# Improper fractions and scale, on a warm summer day

photo by D. Ross Cameron/Bay Area News Group

On a hot (by Oakland standards) summer afternoon this week in Oakland’s Sobrante Park neighborhood, a group of almost 50 soon-to-be middle schoolers were in the thick of problem solving at their local school.

I mean, check out that whiteboard!

The topic was measurement and scale, a concept that’s fundamental to our lives — and to the work of engineers, architects and planners — but sometimes difficult for kids to wrap their minds around.

To demonstrate the pitfalls of creating small-scale models with inexact measurements, Ryan Patrick O’Neill, an Oakland math teacher, pulled up an ancient map of the world and compared it to a modern one, made with the benefit of satellite technology.

“What’s wrong with this map from 200 CE?” he asked the class of 10- and 11-year-olds, later noting the different sizes and shapes of India, Australia, and the African continent.

The history and purpose of units of measurement could easily be a dry lesson. But at the new summer engineering academy at Madison Middle School (also in place at Frick and West Oakland middle schools), students learned the value of a ruler by moving around the room and measuring various lines with a juice box, a pencil, an umbrella and other objects that proved a bit unwieldy.

“Was it weird to measure things not with a ruler?” O’Neill asked when they’d returned to their seats. “Which one do you think is more exact?”

When they compared their findings, which included the area of the classroom floor, a fraction multiplication exercise followed. It involved converting mixed numbers into improper fractions for purposes of multiplication, and then converting the answer back into a mixed number. (Note: In my first draft, I wrote “imperfect fractions.” Then something — maybe the ghost of my fifth-grade math teacher — told me didn’t sound right. It wasn’t!)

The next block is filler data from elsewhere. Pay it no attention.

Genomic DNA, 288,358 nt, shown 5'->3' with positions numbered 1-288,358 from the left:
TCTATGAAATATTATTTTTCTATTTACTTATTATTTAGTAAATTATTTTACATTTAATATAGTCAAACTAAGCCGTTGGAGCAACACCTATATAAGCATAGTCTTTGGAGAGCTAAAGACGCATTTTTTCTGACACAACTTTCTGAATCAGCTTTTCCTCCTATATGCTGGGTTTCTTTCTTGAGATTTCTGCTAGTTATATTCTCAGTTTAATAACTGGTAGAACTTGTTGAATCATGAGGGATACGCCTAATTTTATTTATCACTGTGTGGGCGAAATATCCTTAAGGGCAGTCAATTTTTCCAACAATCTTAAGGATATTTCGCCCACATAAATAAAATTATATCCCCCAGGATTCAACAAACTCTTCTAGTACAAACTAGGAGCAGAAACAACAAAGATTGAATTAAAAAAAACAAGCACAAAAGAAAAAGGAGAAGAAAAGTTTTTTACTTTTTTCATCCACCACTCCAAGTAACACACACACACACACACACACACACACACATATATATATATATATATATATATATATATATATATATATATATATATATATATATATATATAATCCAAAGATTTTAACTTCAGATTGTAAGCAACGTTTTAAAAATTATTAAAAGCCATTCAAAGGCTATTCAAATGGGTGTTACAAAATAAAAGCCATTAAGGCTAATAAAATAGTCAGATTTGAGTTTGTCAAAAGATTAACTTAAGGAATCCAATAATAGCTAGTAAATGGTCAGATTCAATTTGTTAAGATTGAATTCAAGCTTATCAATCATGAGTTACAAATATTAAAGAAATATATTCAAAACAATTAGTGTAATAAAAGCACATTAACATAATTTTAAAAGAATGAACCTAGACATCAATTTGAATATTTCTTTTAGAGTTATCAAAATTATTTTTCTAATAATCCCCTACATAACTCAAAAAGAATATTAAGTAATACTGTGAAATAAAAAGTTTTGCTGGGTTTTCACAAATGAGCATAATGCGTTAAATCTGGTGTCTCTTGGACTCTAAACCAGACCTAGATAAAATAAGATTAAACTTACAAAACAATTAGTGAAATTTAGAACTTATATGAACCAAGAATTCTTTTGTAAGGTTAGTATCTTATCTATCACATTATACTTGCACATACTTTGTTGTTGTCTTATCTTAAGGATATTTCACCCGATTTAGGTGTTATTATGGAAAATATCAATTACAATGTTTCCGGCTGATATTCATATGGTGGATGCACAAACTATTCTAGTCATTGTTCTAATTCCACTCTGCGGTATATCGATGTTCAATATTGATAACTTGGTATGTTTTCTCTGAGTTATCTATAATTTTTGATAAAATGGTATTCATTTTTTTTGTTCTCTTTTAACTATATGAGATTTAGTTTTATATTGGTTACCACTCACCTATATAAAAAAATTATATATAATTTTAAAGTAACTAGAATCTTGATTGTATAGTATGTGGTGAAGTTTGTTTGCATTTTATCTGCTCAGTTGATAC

I kept thinking O’Neill was going to lose the class — this is summer, after all, and the room was also pretty stuffy — but they stayed with him.

Maybe it went back to something 10-year-old Melanie Renteria told me minutes earlier, after explaining how she’d made a model windmill: “You study and learn those things because you’re going to use them.”

In case you were wondering, the area of the classroom floor — at least, according to Group #1 —  is 438 and 3/4 square Spider-Man umbrellas.

A story and videos about grant-funded academic enrichment programs in place this summer in Oakland and elsewhere in the Bay Area is due to come out Sunday.

I should note that at some of these schools, including Madison and Roosevelt middle schools, demand for the STEM programs exceeded the number of seats.

### Katy Murphy

Education reporter for the Oakland Tribune. Contact me at kmurphy@bayareanewsgroup.com.

• Ann Joseph

How do families find out about these programs? I have a child that was just promoted from an OUSD elementary school and is starting 6th grade in the fall who could really benefit from such a program.

• Katy Murphy

Hi Ann,

I’d suggest talking to the teachers and principal at your child’s elementary (and, possibly, middle) school. The district puts out information each spring about summer offerings too. Here’s a link to this year’s summer learning web page and catalogue.

Sometimes the programs come together with little notice because of the timing of the grants (one of the big middle school grants came through in May!), and the offerings sometimes change from year to year, so it’s not as easy as it should be for parents to find out what the opportunities are. Good luck in 2013!

• Ann Joseph

Thanks Katy! We were interested in the arts program at Glenview for this year, but was told that it’s almost impossible to get in. Seems like a case of high need with too little resources, but we’ll try again next year.